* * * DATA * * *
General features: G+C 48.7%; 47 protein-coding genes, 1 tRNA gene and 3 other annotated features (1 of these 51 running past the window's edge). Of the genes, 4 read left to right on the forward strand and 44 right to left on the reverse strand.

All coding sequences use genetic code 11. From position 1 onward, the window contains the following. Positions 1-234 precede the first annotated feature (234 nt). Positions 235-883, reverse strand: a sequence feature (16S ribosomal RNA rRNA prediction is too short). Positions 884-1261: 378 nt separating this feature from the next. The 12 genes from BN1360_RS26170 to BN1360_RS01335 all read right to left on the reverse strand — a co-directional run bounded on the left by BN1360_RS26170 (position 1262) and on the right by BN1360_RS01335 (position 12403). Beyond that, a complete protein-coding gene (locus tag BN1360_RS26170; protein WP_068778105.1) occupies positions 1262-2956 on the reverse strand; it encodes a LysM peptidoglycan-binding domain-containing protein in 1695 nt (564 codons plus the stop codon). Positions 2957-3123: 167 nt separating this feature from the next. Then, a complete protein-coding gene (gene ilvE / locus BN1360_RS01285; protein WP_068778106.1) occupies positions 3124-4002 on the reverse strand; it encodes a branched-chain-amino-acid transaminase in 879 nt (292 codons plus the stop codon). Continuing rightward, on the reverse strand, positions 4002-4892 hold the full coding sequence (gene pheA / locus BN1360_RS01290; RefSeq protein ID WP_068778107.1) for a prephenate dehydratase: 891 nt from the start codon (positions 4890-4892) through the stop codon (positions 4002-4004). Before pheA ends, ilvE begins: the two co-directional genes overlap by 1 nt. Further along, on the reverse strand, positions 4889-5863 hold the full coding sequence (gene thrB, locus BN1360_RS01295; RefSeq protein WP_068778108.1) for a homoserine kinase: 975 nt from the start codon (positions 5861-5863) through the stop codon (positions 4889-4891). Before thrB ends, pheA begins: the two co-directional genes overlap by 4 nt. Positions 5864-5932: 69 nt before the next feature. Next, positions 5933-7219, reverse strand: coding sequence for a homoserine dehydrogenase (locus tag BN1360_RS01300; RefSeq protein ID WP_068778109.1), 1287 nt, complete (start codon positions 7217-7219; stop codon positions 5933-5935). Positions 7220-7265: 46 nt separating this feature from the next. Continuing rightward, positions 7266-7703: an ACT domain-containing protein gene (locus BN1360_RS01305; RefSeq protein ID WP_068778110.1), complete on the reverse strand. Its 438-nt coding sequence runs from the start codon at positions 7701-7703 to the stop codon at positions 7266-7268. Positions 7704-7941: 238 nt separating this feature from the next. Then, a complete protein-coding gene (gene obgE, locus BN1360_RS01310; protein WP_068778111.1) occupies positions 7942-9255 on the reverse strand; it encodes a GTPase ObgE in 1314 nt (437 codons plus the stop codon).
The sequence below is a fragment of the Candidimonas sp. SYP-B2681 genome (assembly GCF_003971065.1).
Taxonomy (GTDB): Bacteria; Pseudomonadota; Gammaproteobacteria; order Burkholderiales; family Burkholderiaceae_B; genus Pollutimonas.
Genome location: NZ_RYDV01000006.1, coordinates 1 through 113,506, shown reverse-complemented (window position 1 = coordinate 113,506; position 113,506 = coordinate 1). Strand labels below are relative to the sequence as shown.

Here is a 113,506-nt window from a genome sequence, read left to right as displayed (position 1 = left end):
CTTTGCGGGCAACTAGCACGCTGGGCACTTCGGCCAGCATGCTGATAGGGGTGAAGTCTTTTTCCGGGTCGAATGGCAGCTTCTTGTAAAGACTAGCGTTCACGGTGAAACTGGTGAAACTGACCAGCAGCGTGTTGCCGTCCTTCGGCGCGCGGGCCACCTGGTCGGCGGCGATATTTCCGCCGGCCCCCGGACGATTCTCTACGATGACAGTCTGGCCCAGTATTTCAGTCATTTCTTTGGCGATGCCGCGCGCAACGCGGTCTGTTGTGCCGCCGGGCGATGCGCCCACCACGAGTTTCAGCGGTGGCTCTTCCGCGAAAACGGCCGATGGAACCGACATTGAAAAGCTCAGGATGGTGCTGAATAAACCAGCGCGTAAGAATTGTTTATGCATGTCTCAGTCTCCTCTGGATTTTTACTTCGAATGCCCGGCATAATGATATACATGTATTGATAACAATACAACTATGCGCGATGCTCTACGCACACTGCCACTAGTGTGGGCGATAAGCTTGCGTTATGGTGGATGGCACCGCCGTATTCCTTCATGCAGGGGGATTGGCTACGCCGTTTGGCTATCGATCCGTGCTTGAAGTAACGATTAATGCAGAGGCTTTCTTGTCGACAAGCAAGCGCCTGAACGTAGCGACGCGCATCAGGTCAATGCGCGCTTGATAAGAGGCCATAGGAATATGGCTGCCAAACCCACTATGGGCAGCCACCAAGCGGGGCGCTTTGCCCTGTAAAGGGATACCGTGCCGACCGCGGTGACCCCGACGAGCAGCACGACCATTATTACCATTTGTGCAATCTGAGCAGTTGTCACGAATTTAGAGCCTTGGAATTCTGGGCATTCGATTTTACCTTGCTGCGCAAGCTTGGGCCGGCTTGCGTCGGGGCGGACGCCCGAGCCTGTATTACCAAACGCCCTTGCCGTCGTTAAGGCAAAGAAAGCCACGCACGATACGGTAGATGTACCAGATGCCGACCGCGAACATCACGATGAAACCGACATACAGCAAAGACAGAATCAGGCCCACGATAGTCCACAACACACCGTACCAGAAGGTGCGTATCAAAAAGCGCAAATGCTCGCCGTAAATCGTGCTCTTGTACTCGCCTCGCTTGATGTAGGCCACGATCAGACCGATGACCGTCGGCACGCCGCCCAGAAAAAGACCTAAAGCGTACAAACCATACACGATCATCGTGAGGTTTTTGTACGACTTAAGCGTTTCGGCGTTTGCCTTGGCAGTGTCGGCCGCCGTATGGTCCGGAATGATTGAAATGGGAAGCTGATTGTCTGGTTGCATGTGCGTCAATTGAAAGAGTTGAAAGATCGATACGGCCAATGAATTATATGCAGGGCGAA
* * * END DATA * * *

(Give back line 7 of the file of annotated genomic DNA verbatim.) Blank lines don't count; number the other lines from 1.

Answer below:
CTTTGCGGGCAACTAGCACGCTGGGCACTTCGGCCAGCATGCTGATAGGGGTGAAGTCTTTTTCCGGGTCGAATGGCAGCTTCTTGTAAAGACTAGCGTTCACGGTGAAACTGGTGAAACTGACCAGCAGCGTGTTGCCGTCCTTCGGCGCGCGGGCCACCTGGTCGGCGGCGATATTTCCGCCGGCCCCCGGACGATTCTCTACGATGACAGTCTGGCCCAGTATTTCAGTCATTTCTTTGGCGATGCCGCGCGCAACGCGGTCTGTTGTGCCGCCGGGCGATGCGCCCACCACGAGTTTCAGCGGTGGCTCTTCCGCGAAAACGGCCGATGGAACCGACATTGAAAAGCTCAGGATGGTGCTGAATAAACCAGCGCGTAAGAATTGTTTATGCATGTCTCAGTCTCCTCTGGATTTTTACTTCGAATGCCCGGCATAATGATATACATGTATTGATAACAATACAACTATGCGCGATGCTCTACGCACACTGCCACTAGTGTGGGCGATAAGCTTGCGTTATGGTGGATGGCACCGCCGTATTCCTTCATGCAGGGGGATTGGCTACGCCGTTTGGCTATCGATCCGTGCTTGAAGTAACGATTAATGCAGAGGCTTTCTTGTCGACAAGCAAGCGCCTGAACGTAGCGACGCGCATCAGGTCAATGCGCGCTTGATAAGAGGCCATAGGAATATGGCTGCCAAACCCACTATGGGCAGCCACCAAGCGGGGCGCTTTGCCCTGTAAAGGGATACCGTGCCGACCGCGGTGACCCCGACGAGCAGCACGACCATTATTACCATTTGTGCAATCTGAGCAGTTGTCACGAATTTAGAGCCTTGGAATTCTGGGCATTCGATTTTACCTTGCTGCGCAAGCTTGGGCCGGCTTGCGTCGGGGCGGACGCCCGAGCCTGTATTACCAAACGCCCTTGCCGTCGTTAAGGCAAAGAAAGCCACGCACGATACGGTAGATGTACCAGATGCCGACCGCGAACATCACGATGAAACCGACATACAGCAAAGACAGAATCAGGCCCACGATAGTCCACAACACACCGTACCAGAAGGTGCGTATCAAAAAGCGCAAATGCTCGCCGTAAATCGTGCTCTTGTACTCGCCTCGCTTGATGTAGGCCACGATCAGACCGATGACCGTCGGCACGCCGCCCAGAAAAAGACCTAAAGCGTACAAACCATACACGATCATCGTGAGGTTTTTGTACGACTTAAGCGTTTCGGCGTTTGCCTTGGCAGTGTCGGCCGCCGTATGGTCCGGAATGATTGAAATGGGAAGCTGATTGTCTGGTTGCATGTGCGTCAATTGAAAGAGTTGAAAGATCGATACGGCCAATGAATTATATGCAGGGCGAA